WEIO TIME! So, What’s WEIO?…

I hear this a lot when I am walking about home and our awesome crazy events that happen in my hometown….So, what is WEIO?

WEIO is World Eskimo-Indian Olympics!

This happens every summer in mid July in Fairbanks and it is a gathering of Olympics games, these particular games are based off of original sustenance tactics of hunters and gatherers from ancestors that was passed from generation to generation. Now those same tactics are honored in this Olympic event!

This entire week isn’t just about athletic competitions – it is about educating and honoring the cultures of ALL these native regions represented here. Native cultures are so excited to celebrate and share their traditions with the tourists who visit, locals or “town residents”, or to anyone willing to listen to their stories and traditions.

The photos above are showing some of the vendors making their product in the most traditional ways. When you walk up to many of these booths you smell the rich smell of tanned hides, colors jump out at you with the intricate bead work – beads made up of glass, porcupine quills, whale bone beads, everything is made up FROM the land.

Throughout the four-day event at the Carlson center displays Native wear regalia, dance competitions, singing competitions and of course, the athletic competitions too.

All of the athletic competitions are all based off hunting and gathering techniques that have been used to substance for generations.

Seal Hop

The Seal Hop: (photographed above) This is a game of endurance to pain and a testing of strength. The object is to see how far one can go in a “push-up” position, with elbows bent and knuckles down. The only parts of the body touching the floor are knuckles and toes. From this position, the participant “hops” forward as far as possible keeping the back straight and elbows bent.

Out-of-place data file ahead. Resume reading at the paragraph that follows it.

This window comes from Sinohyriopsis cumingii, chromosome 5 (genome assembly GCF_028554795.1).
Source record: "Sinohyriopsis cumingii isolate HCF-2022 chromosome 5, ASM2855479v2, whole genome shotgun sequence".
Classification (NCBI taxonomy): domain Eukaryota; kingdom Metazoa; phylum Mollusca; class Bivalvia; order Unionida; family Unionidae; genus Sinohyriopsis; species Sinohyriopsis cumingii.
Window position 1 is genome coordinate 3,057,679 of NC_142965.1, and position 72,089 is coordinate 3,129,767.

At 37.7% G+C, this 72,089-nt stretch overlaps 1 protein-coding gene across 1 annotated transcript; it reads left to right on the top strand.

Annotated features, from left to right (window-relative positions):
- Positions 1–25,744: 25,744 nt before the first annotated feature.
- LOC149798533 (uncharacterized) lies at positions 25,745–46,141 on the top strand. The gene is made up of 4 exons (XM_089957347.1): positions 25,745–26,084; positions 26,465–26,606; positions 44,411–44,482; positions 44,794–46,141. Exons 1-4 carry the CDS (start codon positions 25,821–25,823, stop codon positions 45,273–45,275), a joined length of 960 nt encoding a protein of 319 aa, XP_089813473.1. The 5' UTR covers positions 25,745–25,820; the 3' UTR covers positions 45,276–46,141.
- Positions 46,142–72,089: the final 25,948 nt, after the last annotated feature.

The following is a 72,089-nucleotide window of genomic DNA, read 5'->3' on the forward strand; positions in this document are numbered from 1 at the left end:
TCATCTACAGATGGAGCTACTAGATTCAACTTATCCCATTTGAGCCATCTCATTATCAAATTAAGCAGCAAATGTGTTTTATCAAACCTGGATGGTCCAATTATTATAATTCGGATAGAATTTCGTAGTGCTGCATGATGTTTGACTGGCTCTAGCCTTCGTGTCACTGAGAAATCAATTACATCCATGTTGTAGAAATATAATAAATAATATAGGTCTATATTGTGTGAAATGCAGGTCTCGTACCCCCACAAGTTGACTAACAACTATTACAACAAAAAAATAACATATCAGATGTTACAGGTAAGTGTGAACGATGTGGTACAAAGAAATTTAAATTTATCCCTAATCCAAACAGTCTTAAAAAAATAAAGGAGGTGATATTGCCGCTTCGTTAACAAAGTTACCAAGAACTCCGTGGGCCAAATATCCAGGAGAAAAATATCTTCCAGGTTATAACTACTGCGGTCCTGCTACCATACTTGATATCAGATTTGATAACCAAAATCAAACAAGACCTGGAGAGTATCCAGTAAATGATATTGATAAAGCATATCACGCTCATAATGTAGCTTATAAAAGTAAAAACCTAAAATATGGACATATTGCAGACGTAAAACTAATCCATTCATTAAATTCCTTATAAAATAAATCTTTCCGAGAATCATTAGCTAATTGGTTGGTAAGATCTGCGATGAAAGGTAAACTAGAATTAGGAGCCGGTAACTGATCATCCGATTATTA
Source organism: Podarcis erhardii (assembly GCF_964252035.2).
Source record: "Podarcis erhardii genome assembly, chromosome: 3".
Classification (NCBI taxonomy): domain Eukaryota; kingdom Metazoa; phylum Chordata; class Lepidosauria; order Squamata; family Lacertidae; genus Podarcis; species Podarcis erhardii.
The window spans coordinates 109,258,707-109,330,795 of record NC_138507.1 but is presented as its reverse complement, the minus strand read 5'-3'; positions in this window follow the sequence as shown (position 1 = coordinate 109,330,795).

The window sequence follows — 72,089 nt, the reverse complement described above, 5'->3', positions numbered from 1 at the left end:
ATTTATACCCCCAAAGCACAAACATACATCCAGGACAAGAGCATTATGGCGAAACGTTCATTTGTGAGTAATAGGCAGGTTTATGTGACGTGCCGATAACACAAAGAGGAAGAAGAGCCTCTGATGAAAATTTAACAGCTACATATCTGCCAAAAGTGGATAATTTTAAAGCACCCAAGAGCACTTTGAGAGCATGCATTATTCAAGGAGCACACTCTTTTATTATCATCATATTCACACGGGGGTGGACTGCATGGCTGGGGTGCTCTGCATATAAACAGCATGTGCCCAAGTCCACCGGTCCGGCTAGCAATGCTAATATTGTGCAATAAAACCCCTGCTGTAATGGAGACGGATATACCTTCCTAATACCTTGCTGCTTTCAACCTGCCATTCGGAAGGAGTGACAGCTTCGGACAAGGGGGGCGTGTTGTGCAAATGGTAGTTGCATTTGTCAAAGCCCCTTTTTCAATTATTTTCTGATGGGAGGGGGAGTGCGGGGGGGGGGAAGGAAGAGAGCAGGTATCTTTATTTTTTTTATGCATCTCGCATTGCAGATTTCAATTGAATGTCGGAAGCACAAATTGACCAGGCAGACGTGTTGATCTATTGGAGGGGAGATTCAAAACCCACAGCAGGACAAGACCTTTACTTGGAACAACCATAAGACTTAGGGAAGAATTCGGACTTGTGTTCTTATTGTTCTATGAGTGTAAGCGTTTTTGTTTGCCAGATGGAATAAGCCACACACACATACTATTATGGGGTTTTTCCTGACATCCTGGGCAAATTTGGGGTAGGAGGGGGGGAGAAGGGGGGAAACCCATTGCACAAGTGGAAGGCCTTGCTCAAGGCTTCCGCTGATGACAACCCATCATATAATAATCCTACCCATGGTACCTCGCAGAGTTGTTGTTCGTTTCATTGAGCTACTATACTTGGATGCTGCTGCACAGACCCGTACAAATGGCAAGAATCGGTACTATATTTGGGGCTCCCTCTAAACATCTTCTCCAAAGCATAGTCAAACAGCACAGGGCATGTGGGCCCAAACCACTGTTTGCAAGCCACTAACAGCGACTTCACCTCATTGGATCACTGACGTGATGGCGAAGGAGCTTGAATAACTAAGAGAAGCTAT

Ear Pull

The Ear Pull: (photographed above) Is a game of stamina to pain, the victor demonstrates he/she can withstand pain, a trait sometimes needed to survive the harsh realities of the North. Two people will begin a “tug-of-war” with their ears to see who the winner is.

The One Toe and Two Toe Touch competitions: (photographed above) Traditionally the coastal whaling villages would use these kicks as a form of communication. When a whale or other game has been taken, a messenger would run back toward the village and when within sight distance the messenger would jump and kick both feet into the air, signaling the people of the village that a whale or other game has been caught and to prepare themselves to help the hunters.

NALUKATAQ (BLANKET TOSS): (Photographed above)
The Blanket toss or Nalukataq was designed to have fun after a successful whaling season. During the Nalukataq celebration, usually held in June, the whaling crews throw candy from the blanket. The tradition has been adapted to the tourist community so they can have fun when they visit a northern Eskimo community. This blanket is made out of an old whaling skin boat. Boats are made of bearded seal skin (aged with hairs taken off) or split walrus skin (depending on the village). The skin blanket then has holes on the edges so that rope can be looped through all the way around and used for handle grips. One person gets in the middle of the skin and stands there while being tossed. With a good coordinated effort on behalf of the pullers, the person being tossed can get as high as thirty feet in the air and should land on his/her feet without falling down. Sometimes you can see jumpers dancing or running in place and sometimes flips and somersaults are done to the delight of the pullers and spectators. This is quite similar to a trampoline, with the only difference being that people are the springs and they can move to catch an errant jumper.

This is just a small portion of what WEIO is! If you are visiting Alaska during the Mid portion of July – please plan a visit to WEIO – you won’t regret it!

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